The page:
Meanwhile, Hardan had hired Tennant to plat and record his town site at East Ferndale after establishing a post office in the Rogers brothers' former general store. Rogers had earlier set up a post office in a general store at West Ferndale, and the oddity of having two post offices across the river from each other did not escape the government's notice: East Ferndale's post office was ordered closed. This, in addition to the loss of the hotel to fire on the east side and exodus by more businesses to the other side of the Nooksack made it clear that West Ferndale had won the battle.
For a time, after the coming of the railroad in 1891, there was even a third distinct part of the city, called New Ferndale, after the train depot, freight station, and warehouses were located on a large parcel north of West Ferndale.
Roads, Bridges, and the Railroad
Although the improvement of the road that followed the old Indian trail from Semiahmoo to Bellingham Bay began in 1875, progress stalled, perhaps in favor of the focus upon clearing the Big Jam in the Nooksack River. It was due to the hoped-for increase in traffic on better roads that Billy Clark had obtained his ferry license that year to carry people over the river portion. The road was slowly being improved, in large part thanks to the efforts of the area's citizens, since government funding was in short supply. After Darius Rogers's takeover of the license and property at Clark's Crossing, followed by John Hardan's acquisition of both in 1882, the ferry business increasingly became an integral part of transportation. But this situation began to change with the coming of the railroad.
In 1888, Ferndale residents banded together to rebuild the bridge over the river from the Northeast Diagonal road that had been destroyed by fire that year. They replaced it in one day. It was 80 feet long, 14 feet high, and 12 feet wide. This bridge and the one built in preparation for the railroad in 1890 quickly became footbridges for travelers and residents, and Hardan's ferry began to lose business. By the time the first train crossed the Nooksack River into Ferndale on October 11, 1891, the Great Northern Railroad Company had stopped objecting to the foot traffic and laid planks on the ties to facilitate crossings. Hardan gave up the ferry business in about 1893.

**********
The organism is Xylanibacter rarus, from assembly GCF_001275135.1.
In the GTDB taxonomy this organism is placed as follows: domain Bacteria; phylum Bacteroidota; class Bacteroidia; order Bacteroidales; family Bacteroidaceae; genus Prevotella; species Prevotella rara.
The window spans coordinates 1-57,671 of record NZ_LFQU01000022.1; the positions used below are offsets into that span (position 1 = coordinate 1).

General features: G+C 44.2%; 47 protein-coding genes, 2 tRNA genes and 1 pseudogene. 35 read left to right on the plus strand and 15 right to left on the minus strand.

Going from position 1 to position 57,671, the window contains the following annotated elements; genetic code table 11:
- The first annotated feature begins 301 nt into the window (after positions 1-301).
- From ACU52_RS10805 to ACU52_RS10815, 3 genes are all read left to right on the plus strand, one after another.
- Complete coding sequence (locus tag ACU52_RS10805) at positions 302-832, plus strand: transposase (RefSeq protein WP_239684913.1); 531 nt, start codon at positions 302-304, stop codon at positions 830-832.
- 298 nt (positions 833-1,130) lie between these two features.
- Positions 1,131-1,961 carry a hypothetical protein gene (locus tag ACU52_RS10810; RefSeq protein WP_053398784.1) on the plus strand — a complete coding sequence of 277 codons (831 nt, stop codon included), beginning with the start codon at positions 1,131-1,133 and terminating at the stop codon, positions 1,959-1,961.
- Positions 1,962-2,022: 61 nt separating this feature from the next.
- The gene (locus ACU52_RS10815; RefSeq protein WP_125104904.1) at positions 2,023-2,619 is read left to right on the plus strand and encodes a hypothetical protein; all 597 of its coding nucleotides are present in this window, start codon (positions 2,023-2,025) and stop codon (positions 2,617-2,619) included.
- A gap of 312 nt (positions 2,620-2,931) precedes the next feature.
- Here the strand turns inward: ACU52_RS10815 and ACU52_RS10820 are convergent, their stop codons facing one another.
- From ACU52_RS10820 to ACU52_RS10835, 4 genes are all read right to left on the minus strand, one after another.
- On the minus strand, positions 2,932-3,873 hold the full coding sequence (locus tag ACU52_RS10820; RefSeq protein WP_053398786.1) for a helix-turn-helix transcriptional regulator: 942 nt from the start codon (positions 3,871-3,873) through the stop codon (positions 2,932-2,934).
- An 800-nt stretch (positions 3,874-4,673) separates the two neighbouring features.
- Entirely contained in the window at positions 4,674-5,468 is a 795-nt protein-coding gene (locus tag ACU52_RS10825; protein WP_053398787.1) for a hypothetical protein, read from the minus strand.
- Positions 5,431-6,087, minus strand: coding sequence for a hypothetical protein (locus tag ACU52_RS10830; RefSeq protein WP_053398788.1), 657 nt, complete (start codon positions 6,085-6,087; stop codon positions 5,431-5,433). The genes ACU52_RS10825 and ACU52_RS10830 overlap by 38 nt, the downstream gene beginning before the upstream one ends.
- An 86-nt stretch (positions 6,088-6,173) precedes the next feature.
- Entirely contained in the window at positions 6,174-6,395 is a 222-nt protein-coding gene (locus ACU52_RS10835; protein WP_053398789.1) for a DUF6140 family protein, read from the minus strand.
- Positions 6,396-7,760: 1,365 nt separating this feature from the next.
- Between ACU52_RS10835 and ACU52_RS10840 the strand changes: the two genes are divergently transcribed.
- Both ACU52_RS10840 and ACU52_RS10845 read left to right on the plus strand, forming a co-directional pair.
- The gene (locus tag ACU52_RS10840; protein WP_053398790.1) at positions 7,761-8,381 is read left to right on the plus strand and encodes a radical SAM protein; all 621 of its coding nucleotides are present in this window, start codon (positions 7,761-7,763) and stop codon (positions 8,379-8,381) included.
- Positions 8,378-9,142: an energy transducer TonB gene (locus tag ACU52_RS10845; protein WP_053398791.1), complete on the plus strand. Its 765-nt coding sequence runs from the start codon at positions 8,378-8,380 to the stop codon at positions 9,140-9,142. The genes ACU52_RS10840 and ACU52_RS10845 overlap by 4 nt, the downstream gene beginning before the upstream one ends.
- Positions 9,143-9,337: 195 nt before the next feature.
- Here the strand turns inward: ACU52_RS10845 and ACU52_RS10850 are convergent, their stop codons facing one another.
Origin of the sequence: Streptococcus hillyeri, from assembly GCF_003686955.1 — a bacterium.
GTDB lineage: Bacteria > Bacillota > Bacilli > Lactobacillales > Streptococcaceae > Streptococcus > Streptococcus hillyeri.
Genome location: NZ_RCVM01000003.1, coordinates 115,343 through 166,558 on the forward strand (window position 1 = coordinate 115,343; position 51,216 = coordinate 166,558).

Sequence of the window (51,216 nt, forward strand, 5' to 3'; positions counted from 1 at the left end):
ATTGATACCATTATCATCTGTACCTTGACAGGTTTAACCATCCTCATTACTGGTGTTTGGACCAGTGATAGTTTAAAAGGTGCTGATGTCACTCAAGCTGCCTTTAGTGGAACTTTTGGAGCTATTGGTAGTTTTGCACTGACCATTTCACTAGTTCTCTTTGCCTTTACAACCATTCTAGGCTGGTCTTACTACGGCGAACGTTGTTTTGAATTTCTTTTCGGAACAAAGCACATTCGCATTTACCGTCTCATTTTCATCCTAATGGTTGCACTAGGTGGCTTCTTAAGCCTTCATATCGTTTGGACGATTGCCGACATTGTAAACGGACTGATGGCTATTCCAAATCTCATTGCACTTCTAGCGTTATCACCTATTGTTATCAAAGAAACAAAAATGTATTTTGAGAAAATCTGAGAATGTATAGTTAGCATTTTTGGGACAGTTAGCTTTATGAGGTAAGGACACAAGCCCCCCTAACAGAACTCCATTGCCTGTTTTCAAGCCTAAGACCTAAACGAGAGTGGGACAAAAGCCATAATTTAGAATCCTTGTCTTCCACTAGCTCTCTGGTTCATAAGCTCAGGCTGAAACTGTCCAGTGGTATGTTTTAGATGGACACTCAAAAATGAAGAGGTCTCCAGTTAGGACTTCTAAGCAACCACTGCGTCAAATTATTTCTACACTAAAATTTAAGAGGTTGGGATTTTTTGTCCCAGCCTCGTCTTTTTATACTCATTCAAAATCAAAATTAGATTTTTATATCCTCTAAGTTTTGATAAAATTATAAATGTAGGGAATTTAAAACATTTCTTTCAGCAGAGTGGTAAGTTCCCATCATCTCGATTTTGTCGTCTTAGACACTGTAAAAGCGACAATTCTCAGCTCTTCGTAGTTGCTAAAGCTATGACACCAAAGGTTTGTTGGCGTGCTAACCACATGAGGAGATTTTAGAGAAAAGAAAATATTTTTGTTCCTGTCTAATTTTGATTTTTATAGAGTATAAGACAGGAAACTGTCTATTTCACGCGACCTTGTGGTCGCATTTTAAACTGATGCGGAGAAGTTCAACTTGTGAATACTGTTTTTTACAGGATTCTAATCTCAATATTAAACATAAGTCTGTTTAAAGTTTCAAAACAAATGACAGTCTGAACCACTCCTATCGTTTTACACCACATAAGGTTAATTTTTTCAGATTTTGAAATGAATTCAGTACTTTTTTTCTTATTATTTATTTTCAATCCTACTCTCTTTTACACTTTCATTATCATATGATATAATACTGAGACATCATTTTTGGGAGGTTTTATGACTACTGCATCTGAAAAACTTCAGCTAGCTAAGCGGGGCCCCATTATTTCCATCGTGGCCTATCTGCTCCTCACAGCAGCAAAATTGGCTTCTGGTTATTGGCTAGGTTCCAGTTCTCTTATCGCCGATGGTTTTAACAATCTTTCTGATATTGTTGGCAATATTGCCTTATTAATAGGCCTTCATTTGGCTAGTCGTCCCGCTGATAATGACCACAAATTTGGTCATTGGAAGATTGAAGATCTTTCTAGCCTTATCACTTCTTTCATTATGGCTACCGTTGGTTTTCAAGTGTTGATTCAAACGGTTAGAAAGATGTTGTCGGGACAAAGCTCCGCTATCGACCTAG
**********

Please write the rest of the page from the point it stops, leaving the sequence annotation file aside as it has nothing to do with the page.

In his Nooksack Tales and Trails, Ferndale author P. R. Jeffcott neatly summed up the successive eras of Ferndale's transportation: "The 70s were the days of the canoe and packer; the 80s heralded and developed the steamboat to its greatest degree of usefulness; while the 90s opened the wagon roads to freight and stage transportation and laid the foundation of our present  rapid transit" (Jeffcott 173).
The arrival of the railroad in 1891 spelled another boom in Ferndale's future, and the city was poised to make the best of the opportunities presented by river and train transport of its abundant wood products, produce, and dairy.
Agriculture, Industry, and People
Between 1892 and 1900, "the shingle reigned supreme in the Nooksack Valley" (Roth, Vol. I, 825) and sawmills dotted both sides of the river in Ferndale. River and rail transported the area's plentiful wood shingles and timbers far and wide, and the valley's dairy and produce farmers were encouraged to become exporters of their goods. With some 30 to 40 orchards within a four-mile radius of Ferndale, the cannery and condensery industries burgeoned.
Despite the Panic of 1893 and fires in 1894 that destroyed several buildings, Ferndale prospered due to its rich agricultural and industrial economic base. It also continued to increase in population. The arrival of a large colony of settlers from Kansas in 1895 joined the already-settled residents from all parts of the country and abroad. By this time, Ferndale was known as a village of churches, for its city limits contained churches represented by Congregational, Methodist, Catholic, and Baptist congregations.
By 1900, Ferndale was recognized as a center for lumber production, and by 1926 had become a hub of the dairy and poultry industries, with a population of about 1,200.
Ferndale Heritage Honored and Preserved
From its early days, Ferndale's citizens recognized the importance of preserving the rich heritage of the area, a tradition that continued.
In 1895, the Old Settlers Association was formed to honor the pioneers of Whatcom County; the following year, it held its first celebration in Birch Bay. In 1901, the association gathered at the Methodist campground (on the land originally donated by Darius Rogers in 1882) and established Pioneer Park, which it purchased in 1902. Every year since, the association as had its annual picnic here during Pioneer Days, awarding the oldest living settler with the silver Neterer Loving Cup to keep for the year; his or her name is engraved on the cup, which has made for a crowded display on the vessel.
On August 19, 1924, the Bellingham Reveille reported that the Neterer Loving Cup was presented to Phoebe Goodell Judson, who remarked: